A third stoplight will soon be added in Huxley, following the Huxley City Council’s approval of a rebid for the project during their Dec. 10 meeting.

Three companies submitted bids for the Highway 69/First Street intersection project, which will add turning lanes to ease traffic congestion during heavy traffic periods. The lowest bid came from Con-Struct Inc. of Ames in the amount of $549,310.69. Gabe Nelson of Snyder and Associates said Con-Struct’s bid is similiar to the one they submitted when the project was initially bid last June.

As part of the project, the highway will be widened on the east side to allow for the addition of a left turning lane. The north side of First Street on the east side will also be widened to add a right turning lane. A traffic light will be added at the intersection and the pathway leading to the Heart of Iowa bike trail on the southeast side of the intersection will be paved. The intersection will remain open to traffic throughout the construction process. Work is expected to begin this spring.

Nelson said Con-Struct did a similar intersection-widening project in Ankeny where Oralabor meets Ankeny Boulevard. While that was a much larger intersection, Nelson believes the contractor can handle the one in Huxley.

"I believe they’re capable of doing this project, as well," Nelson said.

Councilwoman Marge Nerness questioned the need for a third traffic signal in town. She understands one is needed at the Highway 69/First Street intersection, but feels the one where the highway intersects Centennial Drive is unnecessary, because a majority of the traffic from Ballard High School does not go that way - drivers use the south exit of the school along Lynwood Drive.

Nelson said the traffic light was put at Centennial Drive because of the new high school. He said school administrators felt more comfortable having a signal there to help regulate traffic at the intersection. Huxley Police Chief Mark Pote estimated 25-30 percent of traffic coming from the high school use Centennial Drive, while the rest use Lynwood. Though there have not been any major traffic accidents where the highway meets First Street so far, Pote said traffic tie-ups are an issue, especially before and after school.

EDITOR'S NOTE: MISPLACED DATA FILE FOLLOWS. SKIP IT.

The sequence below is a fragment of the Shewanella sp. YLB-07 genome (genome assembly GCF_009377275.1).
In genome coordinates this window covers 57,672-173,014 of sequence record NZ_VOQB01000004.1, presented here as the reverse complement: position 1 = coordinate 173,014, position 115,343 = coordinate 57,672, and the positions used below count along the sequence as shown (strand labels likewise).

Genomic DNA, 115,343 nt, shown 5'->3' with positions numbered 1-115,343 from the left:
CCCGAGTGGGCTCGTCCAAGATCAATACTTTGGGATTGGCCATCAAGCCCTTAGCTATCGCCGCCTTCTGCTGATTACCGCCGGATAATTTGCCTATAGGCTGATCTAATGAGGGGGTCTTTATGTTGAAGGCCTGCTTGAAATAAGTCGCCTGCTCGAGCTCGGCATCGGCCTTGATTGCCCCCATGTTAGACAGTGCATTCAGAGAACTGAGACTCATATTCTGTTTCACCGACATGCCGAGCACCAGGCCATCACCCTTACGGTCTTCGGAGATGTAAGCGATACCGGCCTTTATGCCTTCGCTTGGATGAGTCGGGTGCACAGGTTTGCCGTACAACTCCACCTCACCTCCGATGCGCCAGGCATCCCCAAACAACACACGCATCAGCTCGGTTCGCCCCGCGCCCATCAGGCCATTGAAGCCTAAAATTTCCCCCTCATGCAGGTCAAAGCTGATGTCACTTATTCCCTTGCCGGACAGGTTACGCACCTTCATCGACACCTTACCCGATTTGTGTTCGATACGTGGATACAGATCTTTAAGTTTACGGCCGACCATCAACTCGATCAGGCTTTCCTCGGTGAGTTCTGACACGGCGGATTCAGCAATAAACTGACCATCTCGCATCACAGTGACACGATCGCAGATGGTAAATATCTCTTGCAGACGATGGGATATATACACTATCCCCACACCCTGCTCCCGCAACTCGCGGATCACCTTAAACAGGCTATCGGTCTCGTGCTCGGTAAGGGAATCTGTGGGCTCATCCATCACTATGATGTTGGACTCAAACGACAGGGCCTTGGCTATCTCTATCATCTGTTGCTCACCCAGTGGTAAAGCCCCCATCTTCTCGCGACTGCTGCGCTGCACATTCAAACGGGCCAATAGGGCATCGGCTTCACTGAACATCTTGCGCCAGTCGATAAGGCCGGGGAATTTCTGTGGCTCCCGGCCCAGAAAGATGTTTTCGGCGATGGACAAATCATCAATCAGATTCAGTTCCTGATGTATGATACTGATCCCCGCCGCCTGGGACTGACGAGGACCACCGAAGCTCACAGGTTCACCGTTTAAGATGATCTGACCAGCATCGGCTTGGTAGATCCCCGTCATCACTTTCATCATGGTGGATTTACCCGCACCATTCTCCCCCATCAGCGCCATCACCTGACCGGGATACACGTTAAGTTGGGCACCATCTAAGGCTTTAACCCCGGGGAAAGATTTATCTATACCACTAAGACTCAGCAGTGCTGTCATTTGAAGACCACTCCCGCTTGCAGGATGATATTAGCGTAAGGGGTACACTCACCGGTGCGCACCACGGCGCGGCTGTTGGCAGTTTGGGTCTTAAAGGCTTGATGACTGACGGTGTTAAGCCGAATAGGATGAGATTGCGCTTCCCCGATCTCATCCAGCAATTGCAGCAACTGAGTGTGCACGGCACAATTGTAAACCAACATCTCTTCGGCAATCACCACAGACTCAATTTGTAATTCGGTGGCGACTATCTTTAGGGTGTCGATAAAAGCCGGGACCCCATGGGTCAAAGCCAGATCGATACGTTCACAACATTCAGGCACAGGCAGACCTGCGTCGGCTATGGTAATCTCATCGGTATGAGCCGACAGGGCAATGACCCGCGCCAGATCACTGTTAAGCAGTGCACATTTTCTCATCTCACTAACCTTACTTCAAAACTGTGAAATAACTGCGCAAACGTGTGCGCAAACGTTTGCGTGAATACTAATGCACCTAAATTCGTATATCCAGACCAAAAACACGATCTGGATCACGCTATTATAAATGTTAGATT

Councilman Scott Wilson asked if it was possible to sync the three traffic lights together so drivers would not have to stop at all three. Nelson said due to the spacing of the three future traffic signals, they would not be synced together - a fiber interconnect would be needed to make this happen. The two existing signals are currently tripped off by sensors located below the street.

A concern brought up during the discussion about the intersection was the storm sewer drainage from the area that outlets to a nearby property. The drainage has been happening for several decades and the property owner was hoping the water could be re-routed as part of this project. Councilwoman Tracey Roberts asked Nelson if this project would increase the amount of water draining to the nearby property. Nelson said it would not make a difference.

If the city wants to re-route the storm water drainage, it would need to be a separate project, Nelson said, because of all the work that would need to be done. The water would likely be directed down to the old railroad bed - larger drainage pipes would need to be added and work would need to be done near the homes along Sand Cherry Lane to address the increased drainage through that area.

"It would be a significant undertaking," Nelson said.

Mayor Craig Henry said he would put in a request to have the drainage to the property reviewed.